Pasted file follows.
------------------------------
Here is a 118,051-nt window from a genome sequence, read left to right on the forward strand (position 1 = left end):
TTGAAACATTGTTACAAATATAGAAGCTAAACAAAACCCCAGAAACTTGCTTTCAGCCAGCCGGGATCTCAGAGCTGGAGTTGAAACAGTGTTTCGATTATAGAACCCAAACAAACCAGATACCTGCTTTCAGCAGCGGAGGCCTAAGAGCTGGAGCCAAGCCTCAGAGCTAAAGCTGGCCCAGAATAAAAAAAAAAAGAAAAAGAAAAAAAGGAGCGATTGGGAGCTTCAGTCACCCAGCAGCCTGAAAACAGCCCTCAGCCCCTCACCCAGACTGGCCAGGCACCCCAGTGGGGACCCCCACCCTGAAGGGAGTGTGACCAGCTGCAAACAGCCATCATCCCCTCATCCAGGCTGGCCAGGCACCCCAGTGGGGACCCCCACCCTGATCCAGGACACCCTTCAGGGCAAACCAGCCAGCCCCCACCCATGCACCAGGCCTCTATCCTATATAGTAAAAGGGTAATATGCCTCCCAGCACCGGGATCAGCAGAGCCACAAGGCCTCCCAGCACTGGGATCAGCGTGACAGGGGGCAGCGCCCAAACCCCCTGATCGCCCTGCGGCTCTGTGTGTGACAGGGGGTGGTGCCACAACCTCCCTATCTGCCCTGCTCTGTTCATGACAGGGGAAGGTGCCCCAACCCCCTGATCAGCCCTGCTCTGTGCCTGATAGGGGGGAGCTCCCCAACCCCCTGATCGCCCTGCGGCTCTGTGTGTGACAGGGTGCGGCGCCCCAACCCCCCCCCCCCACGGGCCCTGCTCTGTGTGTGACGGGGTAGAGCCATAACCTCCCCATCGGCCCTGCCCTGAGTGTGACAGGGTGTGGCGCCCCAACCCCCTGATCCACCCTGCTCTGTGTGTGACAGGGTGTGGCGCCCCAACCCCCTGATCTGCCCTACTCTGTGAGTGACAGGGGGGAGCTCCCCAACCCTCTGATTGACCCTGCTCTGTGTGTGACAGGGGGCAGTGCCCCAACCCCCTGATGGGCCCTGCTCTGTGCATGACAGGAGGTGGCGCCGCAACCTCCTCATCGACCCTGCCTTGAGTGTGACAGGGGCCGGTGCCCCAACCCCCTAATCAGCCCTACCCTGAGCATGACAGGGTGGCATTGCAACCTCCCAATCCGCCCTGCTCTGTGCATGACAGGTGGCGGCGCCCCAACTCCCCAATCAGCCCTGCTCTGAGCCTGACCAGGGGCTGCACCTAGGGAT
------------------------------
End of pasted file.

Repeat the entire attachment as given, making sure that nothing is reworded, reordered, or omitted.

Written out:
Here is a 118,051-nt window from a genome sequence, read left to right on the forward strand (position 1 = left end):
TTGAAACATTGTTACAAATATAGAAGCTAAACAAAACCCCAGAAACTTGCTTTCAGCCAGCCGGGATCTCAGAGCTGGAGTTGAAACAGTGTTTCGATTATAGAACCCAAACAAACCAGATACCTGCTTTCAGCAGCGGAGGCCTAAGAGCTGGAGCCAAGCCTCAGAGCTAAAGCTGGCCCAGAATAAAAAAAAAAAGAAAAAGAAAAAAAGGAGCGATTGGGAGCTTCAGTCACCCAGCAGCCTGAAAACAGCCCTCAGCCCCTCACCCAGACTGGCCAGGCACCCCAGTGGGGACCCCCACCCTGAAGGGAGTGTGACCAGCTGCAAACAGCCATCATCCCCTCATCCAGGCTGGCCAGGCACCCCAGTGGGGACCCCCACCCTGATCCAGGACACCCTTCAGGGCAAACCAGCCAGCCCCCACCCATGCACCAGGCCTCTATCCTATATAGTAAAAGGGTAATATGCCTCCCAGCACCGGGATCAGCAGAGCCACAAGGCCTCCCAGCACTGGGATCAGCGTGACAGGGGGCAGCGCCCAAACCCCCTGATCGCCCTGCGGCTCTGTGTGTGACAGGGGGTGGTGCCACAACCTCCCTATCTGCCCTGCTCTGTTCATGACAGGGGAAGGTGCCCCAACCCCCTGATCAGCCCTGCTCTGTGCCTGATAGGGGGGAGCTCCCCAACCCCCTGATCGCCCTGCGGCTCTGTGTGTGACAGGGTGCGGCGCCCCAACCCCCCCCCCCCACGGGCCCTGCTCTGTGTGTGACGGGGTAGAGCCATAACCTCCCCATCGGCCCTGCCCTGAGTGTGACAGGGTGTGGCGCCCCAACCCCCTGATCCACCCTGCTCTGTGTGTGACAGGGTGTGGCGCCCCAACCCCCTGATCTGCCCTACTCTGTGAGTGACAGGGGGGAGCTCCCCAACCCTCTGATTGACCCTGCTCTGTGTGTGACAGGGGGCAGTGCCCCAACCCCCTGATGGGCCCTGCTCTGTGCATGACAGGAGGTGGCGCCGCAACCTCCTCATCGACCCTGCCTTGAGTGTGACAGGGGCCGGTGCCCCAACCCCCTAATCAGCCCTACCCTGAGCATGACAGGGTGGCATTGCAACCTCCCAATCCGCCCTGCTCTGTGCATGACAGGTGGCGGCGCCCCAACTCCCCAATCAGCCCTGCTCTGAGCCTGACCAGGGGCTGCACCTAGGGAT